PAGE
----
Should I See a Doctor if I Don’t Feel Injured After a Car Accident?

Should I See a Doctor if I Don’t Feel Injured After a Car Accident?

You should always see a doctor after a car accident, even if you do not feel like you were injured.

Think about the sheer force involved in a three-ton mass of metal colliding with another object of roughly the same size. Factor into the equation the acceleration with which either or both of those objects are traveling—anywhere between 15 to 85 miles per hour or higher.

All these elements add up to one, massive force that jolts or throws your body, strains your muscles, jostles organs, and bruises tissues.

Cuts and fractures are the easy injuries to spot, and therefore, the ones that get a car accident’s victim attention. But the “invisible” injuries that lie beneath your skin should not be ignored.

We will visit some of these injury types here, explain their significance, and how the untrained eye might not even notice them—until it is too late.

Concussions Resulting from Car Accidents

Your brain has a Jell-O-like consistency. It needs protection. Your skull shelters your brain, and cerebrospinal fluid cushions your brain inside your skull.

But if a significant force or blow strikes your head, it will cause your brain to slam backward and forwards against the inside of your skull. This effect also occurs as the result of a car crash. Even though nothing is physically striking your head, the sudden acceleration/deceleration of the head causes the brain to be injured in the same manner as if struck by a blow.

Your brain function is affected, at least temporarily, by this blow-like impact. Eventually, you may experience bleeding around or in your brain, causing confusion and drowsiness, and sometimes death.

Despite all the dangers concussions present, initial symptoms, when they appear, can be dismissed as unimportant.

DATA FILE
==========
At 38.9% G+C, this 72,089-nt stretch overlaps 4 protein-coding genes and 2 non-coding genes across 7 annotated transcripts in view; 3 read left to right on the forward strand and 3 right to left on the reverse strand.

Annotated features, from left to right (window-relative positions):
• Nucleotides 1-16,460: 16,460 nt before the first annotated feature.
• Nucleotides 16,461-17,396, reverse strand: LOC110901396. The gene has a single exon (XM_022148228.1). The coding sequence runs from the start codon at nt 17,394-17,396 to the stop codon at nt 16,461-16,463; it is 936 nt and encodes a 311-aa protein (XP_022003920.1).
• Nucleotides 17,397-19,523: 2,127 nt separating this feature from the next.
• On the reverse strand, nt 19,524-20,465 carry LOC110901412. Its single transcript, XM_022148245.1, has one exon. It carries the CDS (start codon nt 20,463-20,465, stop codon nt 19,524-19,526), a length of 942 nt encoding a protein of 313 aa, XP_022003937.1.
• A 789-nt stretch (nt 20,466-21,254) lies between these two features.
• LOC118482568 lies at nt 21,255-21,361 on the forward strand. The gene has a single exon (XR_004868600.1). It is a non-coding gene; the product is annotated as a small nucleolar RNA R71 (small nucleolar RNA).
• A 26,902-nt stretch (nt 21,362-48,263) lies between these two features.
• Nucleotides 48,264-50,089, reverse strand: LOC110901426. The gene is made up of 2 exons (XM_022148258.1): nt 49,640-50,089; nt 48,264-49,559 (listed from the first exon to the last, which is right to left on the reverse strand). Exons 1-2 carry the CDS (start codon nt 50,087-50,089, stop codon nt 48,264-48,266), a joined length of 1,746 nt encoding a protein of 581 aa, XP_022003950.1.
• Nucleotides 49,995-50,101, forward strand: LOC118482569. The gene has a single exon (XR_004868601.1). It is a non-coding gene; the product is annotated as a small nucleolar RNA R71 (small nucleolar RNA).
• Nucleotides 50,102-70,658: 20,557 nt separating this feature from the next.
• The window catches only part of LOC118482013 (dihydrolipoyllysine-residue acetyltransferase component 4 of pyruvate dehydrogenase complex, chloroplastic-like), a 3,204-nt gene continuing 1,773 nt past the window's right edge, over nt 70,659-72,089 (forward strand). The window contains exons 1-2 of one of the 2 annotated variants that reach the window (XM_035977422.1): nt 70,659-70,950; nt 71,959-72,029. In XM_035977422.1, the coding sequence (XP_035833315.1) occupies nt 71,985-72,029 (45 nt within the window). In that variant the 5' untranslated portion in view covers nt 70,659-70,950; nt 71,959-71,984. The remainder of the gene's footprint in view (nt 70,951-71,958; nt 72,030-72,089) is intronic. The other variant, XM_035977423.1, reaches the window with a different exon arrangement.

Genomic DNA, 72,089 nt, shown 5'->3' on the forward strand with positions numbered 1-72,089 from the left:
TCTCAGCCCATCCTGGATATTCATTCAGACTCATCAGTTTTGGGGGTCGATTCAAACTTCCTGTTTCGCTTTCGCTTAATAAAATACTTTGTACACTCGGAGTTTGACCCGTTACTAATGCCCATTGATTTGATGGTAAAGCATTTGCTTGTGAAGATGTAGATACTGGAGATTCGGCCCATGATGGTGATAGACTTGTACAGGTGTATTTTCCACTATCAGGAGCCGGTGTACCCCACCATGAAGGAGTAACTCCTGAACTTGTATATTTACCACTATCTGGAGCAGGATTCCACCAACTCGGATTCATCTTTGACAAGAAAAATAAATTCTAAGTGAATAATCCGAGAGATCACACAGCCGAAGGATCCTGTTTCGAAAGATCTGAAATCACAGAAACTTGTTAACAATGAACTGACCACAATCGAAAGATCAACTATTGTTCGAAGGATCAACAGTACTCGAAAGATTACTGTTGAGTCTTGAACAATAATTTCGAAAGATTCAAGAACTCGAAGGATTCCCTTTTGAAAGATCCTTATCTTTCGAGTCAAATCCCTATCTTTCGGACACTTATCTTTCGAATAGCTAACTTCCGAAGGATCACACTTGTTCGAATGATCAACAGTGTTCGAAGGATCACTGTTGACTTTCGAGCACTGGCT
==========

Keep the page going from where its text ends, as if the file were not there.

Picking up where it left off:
Symptoms of a Concussion

  • Dizziness
  • Headache
  • Fuzzy thinking
  • Difficulty concentrating
  • Blurred vision
  • Low energy
  • Hard time retaining new information
  • Nausea
  • Abnormal sleep patterns

Symptoms That Should Send You to the Emergency Room

The following symptoms indicate a serious concussion and require that you seek emergency treatment immediately:

  • Slurring or other speech changes
  • Disorientation, confusion
  • Poor physical coordination (clumsiness, stumbling)
  • Irritability and other behavioral changes
  • Worsening headache
  • Being unconscious for a period greater than 30 seconds
  • Repeated vomiting

Soft-Tissue Injuries Caused by a Car Accident

It is easy to spot a broken bone (it changes your skeletal frame), but strained muscles and damaged ligaments and tendons (your soft tissue) are not visible to the naked eye. Sometimes, they are not even felt until days or even weeks after the impact that caused them.

Even a car traveling at a relatively low speed generates a tremendous force upon colliding with another object. The stopping force on vehicle occupants and their bodies’ being thrown about the car strain multiple, vulnerable soft-tissue parts of their bodies.

Whiplash is one example of a soft-tissue injury that frequently results from car accidents. This injury happens as the result of the head jerking backward then forward with significant force. The soft tissues of neck strain, causing neck pain and stiffness that can become chronic and/or develop other complications.

Despite the reduced mobility, swelling, and pain that soft-tissue injuries present, the damage cannot be seen on an X-ray. This elusiveness, combined with the fact that symptoms do not manifest immediately, create a diagnostic challenge.

Gone untreated, these injuries can worsen, become more painful and harder to treat.

The Importance of Documenting Your Injuries

The injury examples above give you plenty of good, medical reasons why you should see a doctor after a car accident, even if you do not feel injured.

You should also consider the strategic reasons for getting checked out by a physician.

One of the most common reasons that insurance adjusters deny claims is because they do not believe—or they do not think there is enough evidence to prove—that the accident in question caused the plaintiff’s injuries.

So, if you plan to file a claim or lawsuit to recover damages from your car accident, you will need to be able to provide documentation of your injuries. This documentation must be readily associated with the car accident, so it is important that the medical reports reflect a visit that is as close to immediately following your collision as possible. The connection of the injury to the accident is much easier to establish in this case.

Zanes Law Will Help You Get Compensated for Your Car Accident Injuries

The car accident team at Zanes Law will do everything from A to Z to make sure you can recover the damages you need so you can recover physically and without the financial strain that accompanies a car accident.

Our firm will not charge you unless and until you are compensated, and we offer a no-charge, no-obligation consultation. Call Zanes Law today at 866-499-8989.

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